Contemplate for a moment how knowing this information and the role it plays in your larger plan would bring a calming reassurance into your life. Consider how positively affirming that approach sounds compared to the anxiety-producing exercise of speculating about how some specific stock will do in the next month or wondering if $1 million really will be enough to fund your future lifestyle.

Without initially identifying where your money is going relative to where it should go, or at least could go, your entire financial life relies on anecdotal, arbitrary guidance. A framework rooted in process allows dentists to define what their long-term goals are, so that outcomes become the desired destination rather than a status symbol of financial success or failure today. Putting the maximum annual limit into a basic 401(k) or SIMPLE IRA, or any other type of standard retirement account, may not come close to helping you maintain your desired lifestyle once you stop earning income. Conversely, you might already be saving so aggressively that you compromise present-day lifestyle, and stress is high because you feel the need to save everything except just enough to pay for basic needs.

The solution to defining, implementing, evaluating, and achieving future goals is quite simple in its structure, specifically: design, build, protect. Designing, building, and protecting a holistic plan that encompasses all aspects of your integrated practice and personal finances should become your guiding star. 

First, design a vision, or set of goals, for how you want your professional and personal life to look well into the future. Next, build a set of processes for implementing steps in pursuit of that vision. For example, evaluate your practice finances relative to benchmarks to determine how you’re faring in terms of major and minor expenses. As another example, set an age at which you want to be financially free enough to determine how you will spend your time rather than having it dictated by an hourly schedule, and build in measures to help you save and invest appropriately in pursuit of that freedom. Build a strategy for each of the categories shown in Figure 1 to ensure you address the full spectrum of integrated financial decisions.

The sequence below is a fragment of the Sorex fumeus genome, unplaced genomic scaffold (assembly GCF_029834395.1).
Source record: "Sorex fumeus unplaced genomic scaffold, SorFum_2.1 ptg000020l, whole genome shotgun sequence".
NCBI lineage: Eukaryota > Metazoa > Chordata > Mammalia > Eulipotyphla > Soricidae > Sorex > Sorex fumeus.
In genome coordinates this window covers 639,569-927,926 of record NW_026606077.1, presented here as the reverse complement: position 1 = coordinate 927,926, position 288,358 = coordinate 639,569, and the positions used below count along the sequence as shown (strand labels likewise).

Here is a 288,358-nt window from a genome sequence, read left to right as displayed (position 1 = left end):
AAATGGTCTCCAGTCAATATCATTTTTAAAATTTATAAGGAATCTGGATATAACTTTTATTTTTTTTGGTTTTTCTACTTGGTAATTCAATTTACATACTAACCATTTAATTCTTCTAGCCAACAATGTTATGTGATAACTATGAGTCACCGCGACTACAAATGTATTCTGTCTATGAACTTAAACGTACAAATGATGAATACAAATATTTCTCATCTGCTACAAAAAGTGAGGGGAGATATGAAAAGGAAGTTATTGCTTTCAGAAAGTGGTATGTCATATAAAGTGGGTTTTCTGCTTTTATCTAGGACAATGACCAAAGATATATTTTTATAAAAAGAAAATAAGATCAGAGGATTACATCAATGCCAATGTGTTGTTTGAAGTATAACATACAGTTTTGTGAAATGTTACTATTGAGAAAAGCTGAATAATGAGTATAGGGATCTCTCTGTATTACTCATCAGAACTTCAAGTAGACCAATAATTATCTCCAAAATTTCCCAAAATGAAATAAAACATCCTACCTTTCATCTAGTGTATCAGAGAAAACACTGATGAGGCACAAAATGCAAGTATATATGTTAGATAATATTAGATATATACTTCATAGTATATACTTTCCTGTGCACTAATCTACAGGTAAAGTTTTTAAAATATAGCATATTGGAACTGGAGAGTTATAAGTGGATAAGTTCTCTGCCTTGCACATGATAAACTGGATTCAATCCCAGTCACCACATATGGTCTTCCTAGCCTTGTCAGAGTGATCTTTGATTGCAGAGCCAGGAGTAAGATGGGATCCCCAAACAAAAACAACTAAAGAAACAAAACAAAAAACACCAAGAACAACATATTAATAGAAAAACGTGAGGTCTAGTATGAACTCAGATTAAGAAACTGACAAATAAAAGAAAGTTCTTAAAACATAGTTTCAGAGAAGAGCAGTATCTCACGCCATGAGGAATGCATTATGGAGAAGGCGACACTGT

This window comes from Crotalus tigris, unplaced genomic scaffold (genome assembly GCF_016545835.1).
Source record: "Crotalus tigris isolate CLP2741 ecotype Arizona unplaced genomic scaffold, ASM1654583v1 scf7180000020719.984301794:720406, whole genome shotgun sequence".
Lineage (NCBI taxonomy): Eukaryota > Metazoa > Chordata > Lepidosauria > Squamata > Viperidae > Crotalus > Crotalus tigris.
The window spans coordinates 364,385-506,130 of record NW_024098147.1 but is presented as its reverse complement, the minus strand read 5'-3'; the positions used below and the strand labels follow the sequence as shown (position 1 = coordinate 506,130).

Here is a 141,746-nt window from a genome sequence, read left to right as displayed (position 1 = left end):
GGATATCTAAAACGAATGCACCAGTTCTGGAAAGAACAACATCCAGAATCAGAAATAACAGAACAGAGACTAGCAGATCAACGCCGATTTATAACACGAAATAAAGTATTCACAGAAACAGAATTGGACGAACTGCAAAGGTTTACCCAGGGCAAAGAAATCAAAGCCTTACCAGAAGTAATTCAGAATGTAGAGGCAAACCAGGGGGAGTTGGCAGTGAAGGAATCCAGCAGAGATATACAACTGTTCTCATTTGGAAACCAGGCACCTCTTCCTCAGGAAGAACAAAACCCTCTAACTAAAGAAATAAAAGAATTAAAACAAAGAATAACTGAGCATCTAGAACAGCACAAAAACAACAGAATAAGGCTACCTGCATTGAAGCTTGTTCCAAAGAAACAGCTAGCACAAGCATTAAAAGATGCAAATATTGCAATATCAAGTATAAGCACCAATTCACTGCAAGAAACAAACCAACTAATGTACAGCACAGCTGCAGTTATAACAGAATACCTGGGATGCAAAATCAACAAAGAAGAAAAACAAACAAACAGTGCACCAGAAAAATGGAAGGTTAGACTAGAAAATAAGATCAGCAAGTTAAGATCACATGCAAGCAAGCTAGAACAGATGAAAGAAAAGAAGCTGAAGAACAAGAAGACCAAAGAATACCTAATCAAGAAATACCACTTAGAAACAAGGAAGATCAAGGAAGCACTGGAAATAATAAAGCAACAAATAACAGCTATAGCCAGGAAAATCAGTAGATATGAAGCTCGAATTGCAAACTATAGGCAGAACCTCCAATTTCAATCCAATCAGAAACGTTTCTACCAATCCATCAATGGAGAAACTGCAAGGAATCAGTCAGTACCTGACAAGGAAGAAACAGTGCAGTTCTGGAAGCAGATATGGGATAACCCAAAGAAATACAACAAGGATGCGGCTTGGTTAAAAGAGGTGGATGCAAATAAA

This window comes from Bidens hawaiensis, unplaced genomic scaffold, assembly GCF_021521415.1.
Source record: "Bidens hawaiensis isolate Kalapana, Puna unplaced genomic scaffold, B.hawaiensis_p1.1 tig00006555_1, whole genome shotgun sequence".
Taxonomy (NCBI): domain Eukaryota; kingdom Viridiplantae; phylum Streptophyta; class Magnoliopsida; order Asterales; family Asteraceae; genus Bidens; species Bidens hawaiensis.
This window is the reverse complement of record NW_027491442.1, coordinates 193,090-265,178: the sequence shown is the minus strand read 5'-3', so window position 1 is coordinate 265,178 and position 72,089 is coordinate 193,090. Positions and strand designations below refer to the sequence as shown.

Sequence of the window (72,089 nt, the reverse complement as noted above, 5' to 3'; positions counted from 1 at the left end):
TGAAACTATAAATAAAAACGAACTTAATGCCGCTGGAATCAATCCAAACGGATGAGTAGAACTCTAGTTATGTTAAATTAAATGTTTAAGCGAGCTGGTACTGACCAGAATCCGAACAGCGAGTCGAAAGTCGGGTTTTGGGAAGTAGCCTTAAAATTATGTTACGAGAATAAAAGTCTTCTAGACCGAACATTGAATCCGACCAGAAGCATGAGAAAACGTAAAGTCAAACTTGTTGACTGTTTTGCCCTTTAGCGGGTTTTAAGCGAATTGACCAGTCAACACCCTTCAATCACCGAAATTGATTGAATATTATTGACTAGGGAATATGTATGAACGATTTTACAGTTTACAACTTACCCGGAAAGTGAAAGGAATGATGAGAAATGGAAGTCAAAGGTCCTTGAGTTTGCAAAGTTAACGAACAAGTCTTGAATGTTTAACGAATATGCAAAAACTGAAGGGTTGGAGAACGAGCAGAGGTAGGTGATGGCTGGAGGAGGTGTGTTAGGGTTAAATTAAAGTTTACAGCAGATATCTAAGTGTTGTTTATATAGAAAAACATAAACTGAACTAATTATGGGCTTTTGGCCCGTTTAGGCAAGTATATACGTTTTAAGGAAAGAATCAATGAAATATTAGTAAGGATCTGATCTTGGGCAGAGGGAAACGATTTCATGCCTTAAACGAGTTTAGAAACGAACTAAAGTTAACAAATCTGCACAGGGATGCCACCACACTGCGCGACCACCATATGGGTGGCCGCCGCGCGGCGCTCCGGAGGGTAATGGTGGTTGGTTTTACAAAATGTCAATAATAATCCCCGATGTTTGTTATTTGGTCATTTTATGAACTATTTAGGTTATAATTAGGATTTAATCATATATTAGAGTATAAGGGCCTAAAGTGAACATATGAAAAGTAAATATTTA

Finally, protect what you are designing and building with proper insurance, an estate plan, and through portfolio rebalancing. Also, protect your plan via periodic progress checks, particularly to assess how major life events—such as divorce, inheritance, an empty nest, or others—may prompt you to redesign and rebuild. Once your process is in place, praise yourself for using a predictable, sustainable, assessable, and dynamic approach. Celebrate that you can now positively affirm where you stand relative to your future needs, wants, and dreams. Next thing you know, you’ll reach your destination, free as can be.  

Rob Ziliak, CFP, is chief experience officer at Buckingham Strategic Wealth, a comprehensive wealth management firm with a niche practice area that focuses on financial solutions for dentists and their families. Through a holistic, evidence-based approach to strategic planning, Buckingham helps dentists connect their finances with their values to realize their most important goals. Buckingham also offers ADA CERP–recognized continuing education courses for dentists. To learn more, please visit buckinghamadvisor.com or contact Buckingham at (888) 470-3064.